3001267

GAD65 Ab

ELISA

2001771

3002788

mGluR1 Ab, IgG

CBA-IFA, reflex titer

3006044

3006039

MOG Ab, IgG

CBA-IFA, reflex titer

3001277

PCCA-1 (Yo)

IFA, reflex IB, reflex titer

2007961

2010841

PCCA-Tr/DNER

IFA, reflex IB, reflex titer

2007961

2010841

SOX1 (AGNA) Ab, IgG

IB

3002885

3002886

Ab, antibody; AGNA, antiglial nuclear antibody; ANNA-1, antineuronal nuclear antibody type 1; ANNA-2, antineuronal nuclear antibody type 2; AQP4, aquaporin 4; CBA, cell-binding assay/cell-based assay; CRMP-5, collapsin response-mediator protein 5; DNER, Delta/notch-like epidermal growth factor-related receptor; DPPX, dipeptidyl-aminopeptidase-like protein 6; ELISA, enzyme-linked immunosorbent assay; GABA-BR, gamma-aminobutyric acid receptor, type B; GAD65, glutamic acid decarboxylase 65-kd isoform; IB, immunoblot; IFA, indirect immunofluorescence assay; mGluR1, metabotropic glutamate receptor 1; MOG, myelin oligodendrocyte glycoprotein; PCCA, Purkinje cell cytoplasmic antibody; SOX1, SRY-box transcription factor 1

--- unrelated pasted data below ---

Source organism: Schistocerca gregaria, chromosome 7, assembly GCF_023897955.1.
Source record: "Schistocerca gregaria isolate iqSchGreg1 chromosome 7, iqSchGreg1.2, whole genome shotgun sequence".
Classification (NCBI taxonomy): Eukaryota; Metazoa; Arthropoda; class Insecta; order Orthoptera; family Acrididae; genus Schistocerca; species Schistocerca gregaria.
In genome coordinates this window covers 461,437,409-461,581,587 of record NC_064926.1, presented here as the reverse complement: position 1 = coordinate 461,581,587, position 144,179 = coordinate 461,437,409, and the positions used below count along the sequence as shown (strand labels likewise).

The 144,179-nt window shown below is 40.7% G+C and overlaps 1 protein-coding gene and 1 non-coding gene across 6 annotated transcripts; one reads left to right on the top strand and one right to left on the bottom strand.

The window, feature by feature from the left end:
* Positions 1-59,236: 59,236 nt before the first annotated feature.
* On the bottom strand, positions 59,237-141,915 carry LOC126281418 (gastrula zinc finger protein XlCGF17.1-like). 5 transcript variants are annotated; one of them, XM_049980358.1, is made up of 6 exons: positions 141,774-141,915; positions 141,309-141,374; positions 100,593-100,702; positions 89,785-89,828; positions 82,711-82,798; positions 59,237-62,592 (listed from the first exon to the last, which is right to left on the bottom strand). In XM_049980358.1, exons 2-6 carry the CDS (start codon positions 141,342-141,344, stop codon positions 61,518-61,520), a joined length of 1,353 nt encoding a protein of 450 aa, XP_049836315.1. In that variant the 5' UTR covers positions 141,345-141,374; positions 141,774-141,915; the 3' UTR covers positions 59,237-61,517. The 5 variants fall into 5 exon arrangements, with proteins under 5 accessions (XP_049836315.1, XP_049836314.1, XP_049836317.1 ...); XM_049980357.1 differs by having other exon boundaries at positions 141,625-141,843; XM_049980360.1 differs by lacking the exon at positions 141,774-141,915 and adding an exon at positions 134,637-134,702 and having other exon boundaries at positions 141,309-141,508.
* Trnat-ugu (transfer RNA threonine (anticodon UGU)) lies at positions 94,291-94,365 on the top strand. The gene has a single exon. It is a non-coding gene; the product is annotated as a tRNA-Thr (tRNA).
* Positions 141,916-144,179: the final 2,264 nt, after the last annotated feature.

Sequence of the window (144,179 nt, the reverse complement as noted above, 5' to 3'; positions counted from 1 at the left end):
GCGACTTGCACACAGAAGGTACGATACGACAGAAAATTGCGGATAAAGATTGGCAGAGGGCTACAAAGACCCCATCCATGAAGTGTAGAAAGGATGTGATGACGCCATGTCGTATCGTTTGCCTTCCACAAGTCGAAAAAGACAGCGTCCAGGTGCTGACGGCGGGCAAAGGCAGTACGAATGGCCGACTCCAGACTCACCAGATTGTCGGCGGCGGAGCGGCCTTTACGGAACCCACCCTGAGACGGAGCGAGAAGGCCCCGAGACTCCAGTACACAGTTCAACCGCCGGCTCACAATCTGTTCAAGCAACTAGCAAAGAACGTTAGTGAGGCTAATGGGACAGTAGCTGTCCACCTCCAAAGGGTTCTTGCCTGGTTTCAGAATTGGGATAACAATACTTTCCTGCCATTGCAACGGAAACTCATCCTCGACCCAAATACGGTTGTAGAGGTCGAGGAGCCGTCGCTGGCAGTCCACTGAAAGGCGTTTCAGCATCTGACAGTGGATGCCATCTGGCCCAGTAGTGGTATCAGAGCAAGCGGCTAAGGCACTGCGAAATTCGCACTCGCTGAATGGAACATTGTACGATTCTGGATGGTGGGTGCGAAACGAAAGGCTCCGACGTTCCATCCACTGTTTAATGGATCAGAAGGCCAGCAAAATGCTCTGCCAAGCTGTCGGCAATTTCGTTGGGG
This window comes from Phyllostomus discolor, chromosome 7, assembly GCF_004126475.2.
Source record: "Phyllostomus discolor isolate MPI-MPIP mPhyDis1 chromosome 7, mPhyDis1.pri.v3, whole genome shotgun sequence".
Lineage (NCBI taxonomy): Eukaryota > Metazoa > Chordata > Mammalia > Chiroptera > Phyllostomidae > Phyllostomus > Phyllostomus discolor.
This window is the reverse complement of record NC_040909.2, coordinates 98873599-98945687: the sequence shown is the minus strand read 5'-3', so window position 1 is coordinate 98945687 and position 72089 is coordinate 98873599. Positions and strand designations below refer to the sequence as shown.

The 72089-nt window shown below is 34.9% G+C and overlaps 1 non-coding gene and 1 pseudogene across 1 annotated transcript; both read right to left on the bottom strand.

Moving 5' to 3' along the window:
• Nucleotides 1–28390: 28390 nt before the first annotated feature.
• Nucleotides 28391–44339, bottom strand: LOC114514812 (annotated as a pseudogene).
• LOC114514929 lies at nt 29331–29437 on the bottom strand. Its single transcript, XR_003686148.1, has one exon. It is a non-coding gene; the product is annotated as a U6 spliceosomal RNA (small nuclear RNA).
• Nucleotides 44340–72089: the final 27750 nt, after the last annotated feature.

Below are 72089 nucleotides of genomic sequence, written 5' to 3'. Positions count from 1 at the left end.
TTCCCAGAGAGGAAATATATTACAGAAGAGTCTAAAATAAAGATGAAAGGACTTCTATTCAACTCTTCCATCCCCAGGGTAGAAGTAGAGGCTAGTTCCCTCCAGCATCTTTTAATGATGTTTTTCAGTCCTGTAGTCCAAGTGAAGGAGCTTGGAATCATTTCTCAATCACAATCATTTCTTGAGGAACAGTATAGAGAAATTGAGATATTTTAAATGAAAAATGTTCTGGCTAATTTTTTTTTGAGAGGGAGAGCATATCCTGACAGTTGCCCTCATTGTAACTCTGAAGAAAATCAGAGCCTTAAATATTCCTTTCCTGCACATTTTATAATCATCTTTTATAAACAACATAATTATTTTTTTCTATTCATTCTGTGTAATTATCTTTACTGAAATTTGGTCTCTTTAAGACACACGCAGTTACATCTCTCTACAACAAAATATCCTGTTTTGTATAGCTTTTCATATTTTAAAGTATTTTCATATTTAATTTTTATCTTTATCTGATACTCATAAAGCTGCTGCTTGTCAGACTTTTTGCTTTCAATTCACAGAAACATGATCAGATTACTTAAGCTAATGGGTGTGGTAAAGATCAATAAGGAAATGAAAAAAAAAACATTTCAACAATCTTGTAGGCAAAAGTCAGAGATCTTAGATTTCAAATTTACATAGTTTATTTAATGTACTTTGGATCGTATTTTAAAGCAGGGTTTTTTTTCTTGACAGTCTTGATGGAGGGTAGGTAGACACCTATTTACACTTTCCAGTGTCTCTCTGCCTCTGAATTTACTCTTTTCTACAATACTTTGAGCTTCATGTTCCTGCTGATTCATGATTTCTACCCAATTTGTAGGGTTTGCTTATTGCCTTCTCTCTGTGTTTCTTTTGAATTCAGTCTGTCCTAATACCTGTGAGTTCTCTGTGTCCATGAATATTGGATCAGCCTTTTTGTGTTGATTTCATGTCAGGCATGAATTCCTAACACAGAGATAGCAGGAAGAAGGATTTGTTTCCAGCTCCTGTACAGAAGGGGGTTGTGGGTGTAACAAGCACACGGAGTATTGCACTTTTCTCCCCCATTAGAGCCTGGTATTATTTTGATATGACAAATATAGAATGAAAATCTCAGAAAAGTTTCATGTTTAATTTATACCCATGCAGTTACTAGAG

Reflex Patterns

Autoimmune Myelopathy Panel, Serum (3006208) and CSF (3006209): Reflex Patterns

Reflex patterns for Autoimmune Myelopathy Panels

Limitations

These panels do not include every antibody that has been associated with autoimmune myelopathy:

  • ANNA-3 and PCCA-2 are not included in this panel because they are extremely rare (present in approximately 0.0001% of specimens submitted for evaluation using a paraneoplastic antibody panel), and commercial assays to confirm the specificity of these antibodies are not currently available.